The Dogs of CA-SRI-2: Osteometry of Canis familiaris from Santa Rosa Island, California

  • Courtney Hofman University of Maryland
  • Torben Rick Smithsonian Institution
Keywords: Channel Islands, Domestication, Hunter-Gatherers, Morphometrics, Zooarchaeology


Domesticated dogs (Canis familiaris) are an important human companion around the world and have long been a focus of archaeological research. Osteometric analysis of six dogs from a Late Holocene Chumash village on Santa Rosa Island, California indicates that adults, juvenile/young adults, and a puppy were present. Similar to dogs on other Channel Islands, these dogs fall into the large Indian dog category, standing some 43-54 cm tall, with mesaticephalic or mild brachycephalic facial characteristics. No cutmarks were found on the bones, but one of the mandibles was burned. The CA-SRI-2 dogs appear to have eaten high trophic marine foods similar to what humans consumed, documenting the close bond between dogs and humans on the Channel Islands and broader North American Pacific Coast.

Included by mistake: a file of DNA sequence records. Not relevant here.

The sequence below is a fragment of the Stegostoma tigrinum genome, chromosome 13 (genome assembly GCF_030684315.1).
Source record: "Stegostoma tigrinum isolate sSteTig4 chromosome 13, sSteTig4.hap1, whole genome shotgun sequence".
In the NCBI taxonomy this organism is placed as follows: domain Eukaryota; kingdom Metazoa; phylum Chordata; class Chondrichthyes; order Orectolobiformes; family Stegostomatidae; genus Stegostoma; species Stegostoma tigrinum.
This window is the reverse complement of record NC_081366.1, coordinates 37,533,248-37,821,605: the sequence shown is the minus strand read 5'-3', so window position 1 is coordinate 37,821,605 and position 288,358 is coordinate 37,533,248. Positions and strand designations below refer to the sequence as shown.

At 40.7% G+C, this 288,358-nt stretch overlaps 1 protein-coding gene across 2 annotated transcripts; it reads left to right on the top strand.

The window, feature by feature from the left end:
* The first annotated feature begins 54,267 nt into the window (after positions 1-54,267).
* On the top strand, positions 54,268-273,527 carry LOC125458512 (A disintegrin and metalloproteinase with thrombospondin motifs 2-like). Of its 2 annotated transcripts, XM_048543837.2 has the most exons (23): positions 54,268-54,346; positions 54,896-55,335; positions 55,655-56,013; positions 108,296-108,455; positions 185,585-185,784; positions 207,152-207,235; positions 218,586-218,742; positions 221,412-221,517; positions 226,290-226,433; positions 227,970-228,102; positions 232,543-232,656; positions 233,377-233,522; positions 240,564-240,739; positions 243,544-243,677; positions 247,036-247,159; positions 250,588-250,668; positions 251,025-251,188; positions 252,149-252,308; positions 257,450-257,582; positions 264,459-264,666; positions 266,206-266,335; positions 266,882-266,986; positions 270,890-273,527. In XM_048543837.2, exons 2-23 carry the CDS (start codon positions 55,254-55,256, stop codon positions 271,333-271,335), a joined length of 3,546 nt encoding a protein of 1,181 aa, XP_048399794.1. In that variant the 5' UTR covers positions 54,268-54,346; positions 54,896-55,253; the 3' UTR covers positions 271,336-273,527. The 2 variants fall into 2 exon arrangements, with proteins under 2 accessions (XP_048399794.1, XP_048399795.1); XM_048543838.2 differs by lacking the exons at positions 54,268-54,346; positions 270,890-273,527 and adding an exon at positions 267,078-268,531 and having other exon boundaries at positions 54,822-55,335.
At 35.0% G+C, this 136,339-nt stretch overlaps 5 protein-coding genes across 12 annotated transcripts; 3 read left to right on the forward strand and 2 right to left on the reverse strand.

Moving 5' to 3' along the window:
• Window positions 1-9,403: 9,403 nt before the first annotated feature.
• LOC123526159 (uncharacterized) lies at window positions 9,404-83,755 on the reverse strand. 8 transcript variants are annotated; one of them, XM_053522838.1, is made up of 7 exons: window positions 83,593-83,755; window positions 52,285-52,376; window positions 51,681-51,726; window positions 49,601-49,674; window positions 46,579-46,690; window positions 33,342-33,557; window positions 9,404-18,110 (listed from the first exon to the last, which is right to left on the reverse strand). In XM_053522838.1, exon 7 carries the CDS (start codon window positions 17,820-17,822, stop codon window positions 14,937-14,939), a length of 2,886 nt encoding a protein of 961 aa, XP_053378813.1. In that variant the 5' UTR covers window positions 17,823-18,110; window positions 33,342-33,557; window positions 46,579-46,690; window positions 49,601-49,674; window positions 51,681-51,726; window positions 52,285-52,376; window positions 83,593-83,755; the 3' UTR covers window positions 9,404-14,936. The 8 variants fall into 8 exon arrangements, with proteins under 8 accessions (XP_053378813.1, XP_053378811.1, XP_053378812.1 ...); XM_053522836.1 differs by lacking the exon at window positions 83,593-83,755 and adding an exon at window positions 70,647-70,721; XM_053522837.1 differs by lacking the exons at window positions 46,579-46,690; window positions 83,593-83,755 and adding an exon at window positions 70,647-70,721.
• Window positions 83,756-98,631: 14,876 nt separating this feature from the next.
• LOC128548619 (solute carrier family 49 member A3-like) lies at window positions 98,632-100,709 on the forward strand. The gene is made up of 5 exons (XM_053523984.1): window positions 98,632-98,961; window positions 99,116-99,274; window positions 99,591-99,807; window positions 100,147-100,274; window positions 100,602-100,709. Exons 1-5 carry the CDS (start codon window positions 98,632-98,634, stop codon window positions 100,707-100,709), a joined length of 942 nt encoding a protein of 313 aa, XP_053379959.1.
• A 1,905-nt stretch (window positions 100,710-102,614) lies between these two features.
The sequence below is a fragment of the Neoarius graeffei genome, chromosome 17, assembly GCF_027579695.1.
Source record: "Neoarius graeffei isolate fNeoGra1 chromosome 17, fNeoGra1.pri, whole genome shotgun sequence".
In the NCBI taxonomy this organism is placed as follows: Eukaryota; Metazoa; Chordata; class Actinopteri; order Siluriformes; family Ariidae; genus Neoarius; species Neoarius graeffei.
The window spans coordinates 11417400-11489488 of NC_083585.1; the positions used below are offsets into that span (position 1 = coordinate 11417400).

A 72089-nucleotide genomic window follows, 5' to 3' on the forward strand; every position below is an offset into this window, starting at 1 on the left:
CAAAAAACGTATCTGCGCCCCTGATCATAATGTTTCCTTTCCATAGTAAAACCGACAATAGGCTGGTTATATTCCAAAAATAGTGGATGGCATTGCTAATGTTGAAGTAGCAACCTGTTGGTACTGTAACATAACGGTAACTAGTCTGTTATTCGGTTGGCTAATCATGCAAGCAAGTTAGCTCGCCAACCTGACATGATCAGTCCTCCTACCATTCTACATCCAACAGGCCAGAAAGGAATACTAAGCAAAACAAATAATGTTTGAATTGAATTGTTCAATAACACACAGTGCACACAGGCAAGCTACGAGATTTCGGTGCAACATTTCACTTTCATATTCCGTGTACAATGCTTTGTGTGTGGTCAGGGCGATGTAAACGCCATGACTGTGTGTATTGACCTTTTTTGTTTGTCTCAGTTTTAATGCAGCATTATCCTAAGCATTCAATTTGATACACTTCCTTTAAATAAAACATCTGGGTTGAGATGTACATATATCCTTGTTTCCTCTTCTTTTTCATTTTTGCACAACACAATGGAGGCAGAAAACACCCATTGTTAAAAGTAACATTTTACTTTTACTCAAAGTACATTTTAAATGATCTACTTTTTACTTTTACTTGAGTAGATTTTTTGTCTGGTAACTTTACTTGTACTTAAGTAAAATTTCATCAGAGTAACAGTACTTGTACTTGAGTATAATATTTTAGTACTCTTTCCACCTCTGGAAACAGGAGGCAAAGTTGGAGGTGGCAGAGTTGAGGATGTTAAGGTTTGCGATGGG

Author Biographies

Courtney Hofman, University of Maryland
PhD Candidate, Department of Anthropology, University of Maryland
Torben Rick, Smithsonian Institution
Curator and Research Scientist


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How to Cite
Hofman, C., & Rick, T. (2014). The Dogs of CA-SRI-2: Osteometry of Canis familiaris from Santa Rosa Island, California. Ethnobiology Letters, 5, 65‐76.
Research Communications